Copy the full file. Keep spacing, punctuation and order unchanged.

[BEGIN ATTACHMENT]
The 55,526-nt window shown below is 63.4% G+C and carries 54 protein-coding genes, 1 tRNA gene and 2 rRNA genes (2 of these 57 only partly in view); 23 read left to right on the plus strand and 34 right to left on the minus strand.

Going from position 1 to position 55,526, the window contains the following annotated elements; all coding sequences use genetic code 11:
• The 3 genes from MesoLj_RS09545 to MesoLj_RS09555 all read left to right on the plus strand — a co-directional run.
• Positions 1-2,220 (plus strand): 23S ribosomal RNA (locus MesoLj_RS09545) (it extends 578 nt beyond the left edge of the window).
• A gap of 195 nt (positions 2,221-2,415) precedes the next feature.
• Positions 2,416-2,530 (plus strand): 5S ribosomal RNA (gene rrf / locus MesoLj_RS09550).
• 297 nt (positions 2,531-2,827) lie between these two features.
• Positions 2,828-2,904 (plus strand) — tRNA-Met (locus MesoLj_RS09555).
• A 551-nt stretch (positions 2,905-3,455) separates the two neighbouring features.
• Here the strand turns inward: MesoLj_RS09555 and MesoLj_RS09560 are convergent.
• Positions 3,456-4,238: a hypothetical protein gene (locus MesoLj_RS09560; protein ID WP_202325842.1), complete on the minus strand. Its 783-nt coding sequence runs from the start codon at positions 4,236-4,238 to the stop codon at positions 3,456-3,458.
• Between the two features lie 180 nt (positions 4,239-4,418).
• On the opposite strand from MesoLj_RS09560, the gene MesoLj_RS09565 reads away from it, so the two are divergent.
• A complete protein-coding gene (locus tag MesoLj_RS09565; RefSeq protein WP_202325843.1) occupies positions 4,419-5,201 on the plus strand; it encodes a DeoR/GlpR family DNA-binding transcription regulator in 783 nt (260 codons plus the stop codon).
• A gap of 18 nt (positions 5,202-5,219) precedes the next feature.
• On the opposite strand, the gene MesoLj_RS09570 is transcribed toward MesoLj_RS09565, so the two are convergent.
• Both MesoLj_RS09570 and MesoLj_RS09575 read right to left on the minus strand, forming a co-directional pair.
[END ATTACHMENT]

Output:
The 55,526-nt window shown below is 63.4% G+C and carries 54 protein-coding genes, 1 tRNA gene and 2 rRNA genes (2 of these 57 only partly in view); 23 read left to right on the plus strand and 34 right to left on the minus strand.

Going from position 1 to position 55,526, the window contains the following annotated elements; all coding sequences use genetic code 11:
• The 3 genes from MesoLj_RS09545 to MesoLj_RS09555 all read left to right on the plus strand — a co-directional run.
• Positions 1-2,220 (plus strand): 23S ribosomal RNA (locus MesoLj_RS09545) (it extends 578 nt beyond the left edge of the window).
• A gap of 195 nt (positions 2,221-2,415) precedes the next feature.
• Positions 2,416-2,530 (plus strand): 5S ribosomal RNA (gene rrf / locus MesoLj_RS09550).
• 297 nt (positions 2,531-2,827) lie between these two features.
• Positions 2,828-2,904 (plus strand) — tRNA-Met (locus MesoLj_RS09555).
• A 551-nt stretch (positions 2,905-3,455) separates the two neighbouring features.
• Here the strand turns inward: MesoLj_RS09555 and MesoLj_RS09560 are convergent.
• Positions 3,456-4,238: a hypothetical protein gene (locus MesoLj_RS09560; protein ID WP_202325842.1), complete on the minus strand. Its 783-nt coding sequence runs from the start codon at positions 4,236-4,238 to the stop codon at positions 3,456-3,458.
• Between the two features lie 180 nt (positions 4,239-4,418).
• On the opposite strand from MesoLj_RS09560, the gene MesoLj_RS09565 reads away from it, so the two are divergent.
• A complete protein-coding gene (locus tag MesoLj_RS09565; RefSeq protein WP_202325843.1) occupies positions 4,419-5,201 on the plus strand; it encodes a DeoR/GlpR family DNA-binding transcription regulator in 783 nt (260 codons plus the stop codon).
• A gap of 18 nt (positions 5,202-5,219) precedes the next feature.
• On the opposite strand, the gene MesoLj_RS09570 is transcribed toward MesoLj_RS09565, so the two are convergent.
• Both MesoLj_RS09570 and MesoLj_RS09575 read right to left on the minus strand, forming a co-directional pair.